Crime in Sunderland falls by 20% – but sceptics question figures

Police patrols in the Bunny Hill area 'of Sunderland
Police patrols in the Bunny Hill area 'of Sunderland
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CRIME across Sunderland has fallen by almost 20 per cent over the past year, according to new figures.

Northumbria Police’s annual figures show total crime across the city dropped by 3,349 offences, or 19 per cent, over 2012/13 compared to the previous year.

But the figures have failed to convince some sceptics.

Doug Ridley, a former councillor who sat on Sunderland’s Crime Prevention Forum, said: “There seems to be a difference between what the figures say and what the people on the street say.

“The figures always look impressive, but when you speak to people in Sunderland, their concerns about crime don’t seem to reflect the statistics we are being shown.”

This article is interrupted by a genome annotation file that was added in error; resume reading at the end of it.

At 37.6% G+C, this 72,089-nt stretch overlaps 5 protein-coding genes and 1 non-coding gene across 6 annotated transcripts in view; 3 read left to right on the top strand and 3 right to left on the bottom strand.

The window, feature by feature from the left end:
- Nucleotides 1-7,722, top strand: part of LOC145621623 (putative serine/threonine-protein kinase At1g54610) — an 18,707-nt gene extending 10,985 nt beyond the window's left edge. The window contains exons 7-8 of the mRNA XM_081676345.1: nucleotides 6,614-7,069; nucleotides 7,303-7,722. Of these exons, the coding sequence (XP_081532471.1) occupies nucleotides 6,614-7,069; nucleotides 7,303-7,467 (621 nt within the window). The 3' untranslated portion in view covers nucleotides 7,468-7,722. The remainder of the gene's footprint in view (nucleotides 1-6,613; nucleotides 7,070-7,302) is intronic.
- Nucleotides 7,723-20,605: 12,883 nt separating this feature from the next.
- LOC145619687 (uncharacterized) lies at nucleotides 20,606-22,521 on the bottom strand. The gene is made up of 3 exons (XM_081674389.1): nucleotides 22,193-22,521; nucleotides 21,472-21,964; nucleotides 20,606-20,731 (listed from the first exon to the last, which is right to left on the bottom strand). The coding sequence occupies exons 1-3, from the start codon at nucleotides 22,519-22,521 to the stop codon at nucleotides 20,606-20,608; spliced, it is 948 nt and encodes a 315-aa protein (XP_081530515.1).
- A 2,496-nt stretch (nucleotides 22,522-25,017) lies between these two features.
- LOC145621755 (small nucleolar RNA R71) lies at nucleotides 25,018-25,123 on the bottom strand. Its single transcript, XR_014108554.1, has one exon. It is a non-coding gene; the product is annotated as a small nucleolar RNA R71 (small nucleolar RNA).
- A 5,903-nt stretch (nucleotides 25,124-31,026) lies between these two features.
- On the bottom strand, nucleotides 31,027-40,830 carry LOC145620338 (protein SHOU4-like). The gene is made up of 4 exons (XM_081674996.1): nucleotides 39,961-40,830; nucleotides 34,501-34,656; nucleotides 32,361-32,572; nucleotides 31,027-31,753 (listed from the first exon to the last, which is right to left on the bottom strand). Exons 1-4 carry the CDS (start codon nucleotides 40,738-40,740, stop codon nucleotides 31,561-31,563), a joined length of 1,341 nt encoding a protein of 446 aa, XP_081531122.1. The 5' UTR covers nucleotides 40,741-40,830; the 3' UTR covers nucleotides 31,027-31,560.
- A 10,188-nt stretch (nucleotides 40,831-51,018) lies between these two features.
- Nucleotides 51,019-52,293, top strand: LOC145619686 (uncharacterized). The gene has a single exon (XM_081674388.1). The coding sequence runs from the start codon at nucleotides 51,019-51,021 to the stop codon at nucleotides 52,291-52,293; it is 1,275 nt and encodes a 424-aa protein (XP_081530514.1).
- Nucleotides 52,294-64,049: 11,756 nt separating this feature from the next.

According to Northumbria Police, offences are down in every crime category, including criminal damage, vehicle crime, violent crime, sexual offences and robbery.

Violence against the person, without injury, saw the biggest reduction – down 377 offences or 24 per cent.

Chief Superintendent Kay Blyth, Sunderland Area Commander, said: “There has been notable reductions in all crime categories across Sunderland compared to last year.

“This is a significant achievement for the area command and made possible by the hard work, dedication and commitment of our officers and staff.

“It’s also thanks to our partner agencies who we work closely with to reduce crime and disorder, not to mention Sunderland residents whose invaluable support and assistance is another key factor in us continuing to reduce overall crime.

“However, we won’t become complacent. We have already launched Operation Chandra, with officers carrying out targeted patrols and initiatives to cut overnight crime across the city.”

But Jeff Miller, 56, of Town End Farm, is not convinced by the latest figures.

He said: “Every year, I hear about crime falling.

“Maybe it’s falling because so many people don’t report things any more.”

Danielle Parkinson, 22, of Castletown, was also sceptical: “I’d feel safer if I saw a policeman every now and again,” she said.